When an organization decouples its data from its applications and makes that data available as a service, data from diverse platforms can easily be provided to key users. However, DaaS is not limited only to data within the organization. Customers can use DaaS to aggregate their own data with data from external sources. For example, they can aggregate public social networking information with corporate customer data to perform trend analyses and gain market insights.
The main drawbacks of implementing DaaS are the same ones customers will find with any cloud service -- relying on a service provider to deliver the reliability and availability necessary to provide DaaS services effectively and securely. In addition, a DaaS solution is not the best fit for customers that analyze terabytes of data at a time or that have to adhere to compliance directives that prevent data from passing through the cloud. But for most organizations and the data-driven applications they support, DaaS offers enough benefits that the disadvantages pale in comparison.
Opportunities for solution providers
Traditional approaches to data delivery often result in an assortment of moving parts, which have, in the past, presented many opportunities for solution providers. Yet software in itself is becoming secondary to the data it manages and presents. DaaS addresses the importance of that data head-on. It's up to solution providers to realize the opportunities that DaaS offers.
For starters, customers that implement DaaS will likely want many, if not all, of their systems and applications and websites updated to access data directly from the DaaS Web services to ensure that all users are seeing the same single point of truth. Although retrieving data through the DaaS application programming interfaces (APIs) is a straightforward process, systems that need access to the DaaS data will require at least some refactoring.
Developing new solutions for customers presents another possible opportunity to solution providers. Because Data as a Service can deliver cleansed and enriched data much easier and cheaper than before, organizations might want to develop new applications that take full advantage of the DaaS infrastructure. Many of the resource costs associated with developing traditional data-driven applications and systems can be avoided by leveraging the DaaS Web services, especially if those services are already in place. Budget-minded organizations both large and small might be ready to build solutions once deemed unaffordable, providing new opportunities for solution providers to retain or expand their customer bases.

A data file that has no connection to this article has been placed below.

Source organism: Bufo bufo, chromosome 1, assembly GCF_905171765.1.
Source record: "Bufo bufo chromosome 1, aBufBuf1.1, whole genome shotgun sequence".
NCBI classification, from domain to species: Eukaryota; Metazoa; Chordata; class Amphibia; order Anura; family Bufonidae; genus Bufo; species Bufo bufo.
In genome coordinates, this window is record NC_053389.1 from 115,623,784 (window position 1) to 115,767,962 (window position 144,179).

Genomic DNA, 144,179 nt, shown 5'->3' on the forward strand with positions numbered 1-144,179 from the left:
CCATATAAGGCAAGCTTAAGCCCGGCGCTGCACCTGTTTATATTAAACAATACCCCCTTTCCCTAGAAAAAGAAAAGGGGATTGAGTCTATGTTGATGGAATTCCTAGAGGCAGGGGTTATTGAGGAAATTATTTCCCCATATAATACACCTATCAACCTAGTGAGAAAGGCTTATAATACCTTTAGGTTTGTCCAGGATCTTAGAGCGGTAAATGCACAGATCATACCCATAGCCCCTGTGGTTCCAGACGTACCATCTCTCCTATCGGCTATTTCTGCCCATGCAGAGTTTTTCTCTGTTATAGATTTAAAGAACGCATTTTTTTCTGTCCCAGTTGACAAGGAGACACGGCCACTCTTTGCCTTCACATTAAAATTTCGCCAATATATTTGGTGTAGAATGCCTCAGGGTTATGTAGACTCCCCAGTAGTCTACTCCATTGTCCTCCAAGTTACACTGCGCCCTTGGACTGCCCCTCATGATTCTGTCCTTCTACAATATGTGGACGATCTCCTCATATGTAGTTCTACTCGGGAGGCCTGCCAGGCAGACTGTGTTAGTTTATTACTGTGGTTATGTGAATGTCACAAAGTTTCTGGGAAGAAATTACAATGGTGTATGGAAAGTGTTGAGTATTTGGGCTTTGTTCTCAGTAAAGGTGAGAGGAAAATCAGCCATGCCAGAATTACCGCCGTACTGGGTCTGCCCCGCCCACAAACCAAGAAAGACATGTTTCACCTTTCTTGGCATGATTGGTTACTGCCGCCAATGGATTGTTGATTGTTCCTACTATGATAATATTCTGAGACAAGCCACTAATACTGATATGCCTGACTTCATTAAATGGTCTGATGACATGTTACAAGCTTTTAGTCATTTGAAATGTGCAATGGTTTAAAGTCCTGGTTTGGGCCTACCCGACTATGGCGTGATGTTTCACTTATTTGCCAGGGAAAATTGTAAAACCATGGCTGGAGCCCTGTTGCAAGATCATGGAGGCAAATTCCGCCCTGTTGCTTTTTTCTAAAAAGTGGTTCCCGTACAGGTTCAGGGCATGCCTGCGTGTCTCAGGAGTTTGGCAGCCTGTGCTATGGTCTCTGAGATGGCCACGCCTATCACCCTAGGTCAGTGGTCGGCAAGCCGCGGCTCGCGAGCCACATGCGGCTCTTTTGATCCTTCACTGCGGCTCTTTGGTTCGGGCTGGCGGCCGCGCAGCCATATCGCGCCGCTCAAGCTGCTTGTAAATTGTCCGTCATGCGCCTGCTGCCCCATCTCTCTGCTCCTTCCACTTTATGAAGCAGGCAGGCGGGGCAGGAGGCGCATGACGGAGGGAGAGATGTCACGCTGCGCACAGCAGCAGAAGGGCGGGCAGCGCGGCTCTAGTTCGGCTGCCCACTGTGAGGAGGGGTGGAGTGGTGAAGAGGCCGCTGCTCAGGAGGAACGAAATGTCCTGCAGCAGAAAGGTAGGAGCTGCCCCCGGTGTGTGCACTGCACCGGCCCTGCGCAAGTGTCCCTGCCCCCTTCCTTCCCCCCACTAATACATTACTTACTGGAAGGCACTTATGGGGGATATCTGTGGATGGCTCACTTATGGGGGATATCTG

In some cases, customers might choose to outsource their DaaS platform to providers that can host and supply the DaaS Web services. However, if the generic DaaS cloud offering doesn't fit a client's needs, the solution provider might be called upon to develop and implement a custom DaaS SOA infrastructure and its supporting APIs, as well as retrofit apps or create new ones. Customers might also want to use the DaaS infrastructure to offer their own data to other organizations in order to generate additional revenue.
Another opportunity available to some solution providers is to add their own DaaS platform as one of the services they offer. This way, they can reach those potential customers that are looking for a one-stop solution for hosting and implementing their own DaaS infrastructure. As part of the service, the provider might also offer data mashups for customer consumption or data analytics software as a service.
There's certainly no shortage of opportunities available to solution providers when it comes to DaaS. For some customers, the traditional data-driven technologies will continue to serve them well. But DaaS offers advantages that directly address the challenges of today's dispersed and varied data, both structured and nonstructured. Solution providers that embrace DaaS technologies could be giving their customers the edge they need to stay competitive and in control of their own data. And the providers that can do that will be helping not only their customers, but also themselves.
Robert Sheldon is a technical consultant and freelance technology writer.
This was first published in January 2013